Experimenting with your Journal Writing

One of the questions I get asked about journal writing is if I journal everyday. The answer is yes. Every single day, I journal in some way.

That doesn’t always mean that I write in my journal. I often do. I also often use index cards and audio recordings. Both are what I consider to be different types of journals. I get the benefits of journal writing when I use index cards or record my thoughts, and neither requires that I sit and fill in a page with my rambling sentences and attempts at doodling.

In my new book, Beyond Pen & Paper: 33 Experiments in Journaling, I describe using index cards and audio recordings and give suggestions for using these techniques – along with 31 others.

We avoid writing in our journals for lots of reasons. Concern that another person will read it. Afraid to write down our goals and dreams because we’ve heard writing them down is a step to getting serious, and we’re not sure we’re ready to be serious.

We may also just be a little tired of our regular practice. It’s even possible that our efforts at keeping a traditional journal are not leading to the deep dive we crave and we need to try something else.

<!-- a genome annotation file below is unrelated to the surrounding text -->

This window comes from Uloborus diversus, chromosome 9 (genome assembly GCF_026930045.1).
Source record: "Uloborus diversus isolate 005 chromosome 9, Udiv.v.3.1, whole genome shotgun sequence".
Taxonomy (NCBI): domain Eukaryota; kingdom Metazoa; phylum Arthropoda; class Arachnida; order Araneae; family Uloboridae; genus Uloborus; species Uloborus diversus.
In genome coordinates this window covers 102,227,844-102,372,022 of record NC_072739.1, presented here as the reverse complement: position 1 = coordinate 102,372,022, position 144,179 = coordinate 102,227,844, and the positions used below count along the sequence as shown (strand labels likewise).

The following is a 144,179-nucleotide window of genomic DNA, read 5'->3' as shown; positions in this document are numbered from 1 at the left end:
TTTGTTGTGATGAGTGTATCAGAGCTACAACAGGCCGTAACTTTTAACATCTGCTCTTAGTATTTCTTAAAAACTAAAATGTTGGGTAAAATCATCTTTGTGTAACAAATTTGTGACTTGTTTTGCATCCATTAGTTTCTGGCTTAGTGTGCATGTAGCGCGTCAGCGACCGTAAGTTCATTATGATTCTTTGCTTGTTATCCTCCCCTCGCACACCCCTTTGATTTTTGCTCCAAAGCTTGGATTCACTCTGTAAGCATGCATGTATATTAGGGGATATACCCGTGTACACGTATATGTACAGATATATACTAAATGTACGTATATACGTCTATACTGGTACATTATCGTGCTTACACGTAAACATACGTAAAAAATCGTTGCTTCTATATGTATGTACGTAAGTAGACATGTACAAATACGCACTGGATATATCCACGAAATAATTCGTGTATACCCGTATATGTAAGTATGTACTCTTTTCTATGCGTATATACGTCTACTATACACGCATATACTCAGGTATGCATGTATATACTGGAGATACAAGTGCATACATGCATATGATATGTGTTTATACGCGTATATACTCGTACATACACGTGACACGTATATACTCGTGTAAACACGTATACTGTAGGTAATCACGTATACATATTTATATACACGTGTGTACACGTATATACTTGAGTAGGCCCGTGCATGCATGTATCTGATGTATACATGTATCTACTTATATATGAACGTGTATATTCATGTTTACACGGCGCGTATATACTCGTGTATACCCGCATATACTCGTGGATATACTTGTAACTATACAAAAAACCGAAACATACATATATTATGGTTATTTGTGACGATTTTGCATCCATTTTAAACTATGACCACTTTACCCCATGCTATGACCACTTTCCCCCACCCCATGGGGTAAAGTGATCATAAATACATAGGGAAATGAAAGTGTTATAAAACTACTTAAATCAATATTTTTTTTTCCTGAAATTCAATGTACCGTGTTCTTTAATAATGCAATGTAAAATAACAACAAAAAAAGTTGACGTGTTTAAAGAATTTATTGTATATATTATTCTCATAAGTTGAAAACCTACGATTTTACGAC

When that happens it’s time to bust out some new ideas for getting the benefits of journal writing and see if they yield the results we want. Give audio recording a try and see if your thoughts flow more smoothly, and get to the heart of the matter, a little quicker than writing does for you.

Take a gander at list writing. Instead of writing paragraphs and pages, it might be more beneficial to you to cut write to the chase with a minimal number of words. Small words can leave a big impact if they help you to move forward. Or forgive yourself. Or solve a problem. Or simply make you feel better.

What other ways do you get the benefits of keeping a journal into your daily life? Leave a comment below and tell me about it – I’d love to hear about your experiments!

Sara Marchessault is a writer, publisher, teacher, and mom who is on a mission to increase joy on the planet. Through the practice of self-reflection, we become aware of what brings us joy and what does not, and we make choices to move forward or stand still. Journal writing is a powerful reflection tool that can help any of us move forward, even in the darkest of times.

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